In the 5 1/2 years I've been blogging, this blog has been a very polite place. We don't typically do too many cheap shots here and most times we've been respectful of people, even those who don't really deserve a lot of respect. And therein lies a tale.
This morning, as part of my ongoing series on the Vikings stadium debate, I took a bit of a cheap shot at two individuals involved in a meeting yesterday at the State Capitol. Both the owner of the Vikings, Zygmunt Wilf, and the governor of the State of Minnesota, Mark Dayton, are notable for being (a) wealthier than King Canute and (b) notoriously ill at ease when public speaking is required. In fact, both tend to stammer rather a lot in their public pronouncements. And I made a joke about that in the headline of the piece and in the link to the Star Tribune article I quoted.
My pieces are regularly reposted on True North and occasionally reposted on MinnPost. As it happened, MinnPost picked up my piece and ran it in their "Blog Cabin" feature. Most days when an article of mine appears there, it doesn't even register a comment, but today's piece garnered a couple of angry responses from readers there, who thought mentioning Dayton's stammer was a cheap shot. Perhaps it was, but I've always assumed a politician could take a little ankle-biting. The ferocity of the response was striking -- one of the commenters suggested that if the Vikings leave town, I should go with them.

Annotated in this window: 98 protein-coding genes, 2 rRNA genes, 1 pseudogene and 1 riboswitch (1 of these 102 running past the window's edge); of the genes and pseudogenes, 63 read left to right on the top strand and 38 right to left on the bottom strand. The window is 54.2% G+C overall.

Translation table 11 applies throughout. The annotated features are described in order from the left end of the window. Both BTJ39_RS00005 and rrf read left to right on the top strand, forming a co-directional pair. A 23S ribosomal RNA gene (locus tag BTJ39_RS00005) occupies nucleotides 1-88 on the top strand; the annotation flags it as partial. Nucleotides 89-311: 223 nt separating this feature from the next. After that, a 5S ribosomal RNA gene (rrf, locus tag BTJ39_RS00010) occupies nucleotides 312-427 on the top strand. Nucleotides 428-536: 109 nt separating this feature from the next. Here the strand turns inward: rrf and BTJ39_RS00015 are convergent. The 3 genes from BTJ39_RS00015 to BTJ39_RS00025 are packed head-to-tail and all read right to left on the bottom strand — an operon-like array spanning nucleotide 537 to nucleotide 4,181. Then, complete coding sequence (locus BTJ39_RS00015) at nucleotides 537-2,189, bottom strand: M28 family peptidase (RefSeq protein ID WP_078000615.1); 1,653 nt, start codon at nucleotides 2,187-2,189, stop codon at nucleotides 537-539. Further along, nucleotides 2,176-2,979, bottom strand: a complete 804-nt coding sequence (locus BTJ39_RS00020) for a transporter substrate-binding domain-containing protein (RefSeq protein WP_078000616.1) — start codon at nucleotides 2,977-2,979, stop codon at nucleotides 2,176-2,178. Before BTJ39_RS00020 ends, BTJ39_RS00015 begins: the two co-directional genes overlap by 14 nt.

You could chalk the ferocity of the response up to the standard issue dyspepsia of liberal internet commenters, but I think there's something else going on. I've lived in Minnesota for nearly 20 years now and have been able to watch Mark Dayton for nearly all of that time. One thing that's been striking about his career is that a lot of people are extraordinarily protective of him. If you were to watch Dayton's appearances on the local newscasts, you would never know he stammers at all because the sound bites generally last only a few seconds. When you watched Dayton's regular campaign ads in the last cycle, you rarely heard his voice. He had others speak for him, including his sons and various voiceover announcers. His greatest troubles have come when he's been forced to speak for himself. It's an odd problem for a man who has chosen to live his life in the arena, as Teddy Roosevelt described the political scene.
Dayton today asked a Ramsey County court to appoint a mediator to help him negotiate with the Legislature, which is a singularly weird thing for the most powerful man in the state to do. He can end the impasse with the Lege tomorrow if he wants to, but he's calling in a third party. While there might be a tactical advantage in this move in the short term, it's a sign of weakness. Here's a hint to Dayton's defenders -- his speech patterns aren't the primary concern here. I'd worry a lot more about Dayton's thought patterns.